Life-Saving Measures: Avoiding Heat Stroke Deaths in Children

Heat Stroke Children
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Every year, tragedy strikes the most vulnerable among us — small children who are left in the car on a hot or even mildly warm day. Sadly for too many children, in just a very short time the heat inside the car can lethally overheat a child. For the family left behind, the death of a child due to neglect will result in unending guilt, wrecked relationships, public excoriation and criminal prosecution. At Stillman and Friedland, we want to share preventive strategies and ask you to be alert to situations where you can make a difference.

In most of these grim scenarios, a quietly sleeping child is simply forgotten in the car. In some cases the parent is distracted by a cell phone. We suggest that when you are responsible for transporting children, you leave the phone alone. There is no reason to be using the phone while driving, so just put it on silent and forget it.

Safercar.gov has more tips for better child protection in warm weather:

• Always check the car to make sure everyone has exited. Only after making sure no one was forgotten should you lock the car.
• One tip is to put a toy in each car seat and shift the toys to the front when you put in the kids. The idea is that the toys act as a reminder that the kids are in the car. Only lock up after each child is out of the car, and each toy is returned to its place.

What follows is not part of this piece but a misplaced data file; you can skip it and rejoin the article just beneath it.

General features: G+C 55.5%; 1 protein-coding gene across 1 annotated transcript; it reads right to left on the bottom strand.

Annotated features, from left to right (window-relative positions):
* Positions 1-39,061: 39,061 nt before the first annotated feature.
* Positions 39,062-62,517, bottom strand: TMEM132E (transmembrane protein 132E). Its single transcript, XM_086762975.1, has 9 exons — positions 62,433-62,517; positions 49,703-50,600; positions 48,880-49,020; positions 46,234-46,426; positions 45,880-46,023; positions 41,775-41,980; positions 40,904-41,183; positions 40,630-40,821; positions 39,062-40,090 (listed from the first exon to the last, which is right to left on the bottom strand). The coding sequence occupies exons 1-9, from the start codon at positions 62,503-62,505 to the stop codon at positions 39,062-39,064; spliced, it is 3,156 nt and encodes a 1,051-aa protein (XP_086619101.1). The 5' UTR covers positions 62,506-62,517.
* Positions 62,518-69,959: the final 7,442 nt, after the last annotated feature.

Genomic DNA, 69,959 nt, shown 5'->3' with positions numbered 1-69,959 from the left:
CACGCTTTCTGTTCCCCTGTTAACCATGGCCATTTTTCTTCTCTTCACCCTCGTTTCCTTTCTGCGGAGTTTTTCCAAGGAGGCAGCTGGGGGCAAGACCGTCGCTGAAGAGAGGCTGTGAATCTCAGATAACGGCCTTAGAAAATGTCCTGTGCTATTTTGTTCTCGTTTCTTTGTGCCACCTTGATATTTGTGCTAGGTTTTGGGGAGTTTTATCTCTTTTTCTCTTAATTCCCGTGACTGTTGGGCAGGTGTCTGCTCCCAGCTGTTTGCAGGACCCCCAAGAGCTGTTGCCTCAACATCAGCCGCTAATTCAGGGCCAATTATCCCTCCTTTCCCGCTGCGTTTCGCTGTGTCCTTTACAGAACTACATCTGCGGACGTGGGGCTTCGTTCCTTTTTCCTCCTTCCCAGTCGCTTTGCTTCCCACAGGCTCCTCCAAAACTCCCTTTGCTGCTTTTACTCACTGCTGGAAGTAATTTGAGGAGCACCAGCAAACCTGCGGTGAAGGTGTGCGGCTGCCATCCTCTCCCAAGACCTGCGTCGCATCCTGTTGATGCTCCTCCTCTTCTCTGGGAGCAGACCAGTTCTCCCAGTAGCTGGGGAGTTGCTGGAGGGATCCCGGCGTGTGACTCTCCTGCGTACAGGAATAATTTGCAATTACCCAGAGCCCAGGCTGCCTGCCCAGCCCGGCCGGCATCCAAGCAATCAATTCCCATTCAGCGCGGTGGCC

• If you have more than one child, have them count off. It is a good idea also in the mall or other crowded venues.

Concerned citizens have developed solutions to remind drivers to check the car with alerts. One blue-tooth-based device lets parents track their child to prevent kids from being left behind:

If you see a child alone in a car, what can you do? First, do not wait for a parent to show up. Do what you should do in any emergency: first call 911, even before attempting a rescue. Then try to open the car or break a window not next to the child to avoid injury from glass fragments. (For under $20 you can get a glass-breaking hammer which you can keep in the glove compartment — it is useful for other emergencies as well.) Under Good Samaritan Laws, you cannot be prosecuted for damaging the car to save the child. However, parents or caregivers who leave a child in the car can be charged under Tennessee law:

For the act of leaving the child in the car there is a penalty fine, even if there is no injury.

• If an injury occurs, the perpetrator may be charged with up to felony endangerment.
• If the child dies due to being left in the car, the charge is criminally negligent homicide.
• It is also a violation to leave children unattended with the motor running or even with the keys left in the car.

We would like to emphasize that it is always risky to leave kids of any size in the car alone and unsupervised. There have been cases where the parent leaves the car for a minute at the gas station and a thief has driven off with the child in the car. Then there are the enterprising kids who just want to drive the car.

Think you know when it’s safe to leave a child in a car? The answer is that children should never be left alone in a car—it is unsafe and against the law.

At Stillman and Friedland we want to wish you and yours a happy and SAFE summer!

 

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